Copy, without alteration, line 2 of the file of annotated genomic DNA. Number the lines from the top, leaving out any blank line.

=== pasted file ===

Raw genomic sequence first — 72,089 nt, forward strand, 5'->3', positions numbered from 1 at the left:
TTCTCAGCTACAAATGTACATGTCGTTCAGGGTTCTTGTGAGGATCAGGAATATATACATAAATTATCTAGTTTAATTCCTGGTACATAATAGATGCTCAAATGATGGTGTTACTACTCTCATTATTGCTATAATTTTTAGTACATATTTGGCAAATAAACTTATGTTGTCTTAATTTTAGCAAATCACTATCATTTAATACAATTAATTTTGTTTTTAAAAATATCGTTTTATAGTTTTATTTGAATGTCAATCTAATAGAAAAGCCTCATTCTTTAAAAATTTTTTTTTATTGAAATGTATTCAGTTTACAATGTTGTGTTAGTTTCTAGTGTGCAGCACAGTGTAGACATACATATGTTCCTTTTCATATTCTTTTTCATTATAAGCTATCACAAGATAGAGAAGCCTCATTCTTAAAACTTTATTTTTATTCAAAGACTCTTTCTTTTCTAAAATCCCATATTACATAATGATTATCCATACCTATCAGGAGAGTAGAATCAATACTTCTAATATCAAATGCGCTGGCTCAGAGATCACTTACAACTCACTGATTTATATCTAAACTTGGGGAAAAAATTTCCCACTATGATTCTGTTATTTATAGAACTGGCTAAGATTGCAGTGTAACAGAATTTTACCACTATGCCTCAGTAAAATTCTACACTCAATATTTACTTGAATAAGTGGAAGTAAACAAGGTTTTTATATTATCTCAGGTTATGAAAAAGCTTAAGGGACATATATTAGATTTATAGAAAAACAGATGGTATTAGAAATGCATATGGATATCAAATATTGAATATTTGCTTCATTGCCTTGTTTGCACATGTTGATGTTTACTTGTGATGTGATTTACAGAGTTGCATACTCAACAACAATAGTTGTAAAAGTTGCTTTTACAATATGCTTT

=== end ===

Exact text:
TTCTCAGCTACAAATGTACATGTCGTTCAGGGTTCTTGTGAGGATCAGGAATATATACATAAATTATCTAGTTTAATTCCTGGTACATAATAGATGCTCAAATGATGGTGTTACTACTCTCATTATTGCTATAATTTTTAGTACATATTTGGCAAATAAACTTATGTTGTCTTAATTTTAGCAAATCACTATCATTTAATACAATTAATTTTGTTTTTAAAAATATCGTTTTATAGTTTTATTTGAATGTCAATCTAATAGAAAAGCCTCATTCTTTAAAAATTTTTTTTTATTGAAATGTATTCAGTTTACAATGTTGTGTTAGTTTCTAGTGTGCAGCACAGTGTAGACATACATATGTTCCTTTTCATATTCTTTTTCATTATAAGCTATCACAAGATAGAGAAGCCTCATTCTTAAAACTTTATTTTTATTCAAAGACTCTTTCTTTTCTAAAATCCCATATTACATAATGATTATCCATACCTATCAGGAGAGTAGAATCAATACTTCTAATATCAAATGCGCTGGCTCAGAGATCACTTACAACTCACTGATTTATATCTAAACTTGGGGAAAAAATTTCCCACTATGATTCTGTTATTTATAGAACTGGCTAAGATTGCAGTGTAACAGAATTTTACCACTATGCCTCAGTAAAATTCTACACTCAATATTTACTTGAATAAGTGGAAGTAAACAAGGTTTTTATATTATCTCAGGTTATGAAAAAGCTTAAGGGACATATATTAGATTTATAGAAAAACAGATGGTATTAGAAATGCATATGGATATCAAATATTGAATATTTGCTTCATTGCCTTGTTTGCACATGTTGATGTTTACTTGTGATGTGATTTACAGAGTTGCATACTCAACAACAATAGTTGTAAAAGTTGCTTTTACAATATGCTTT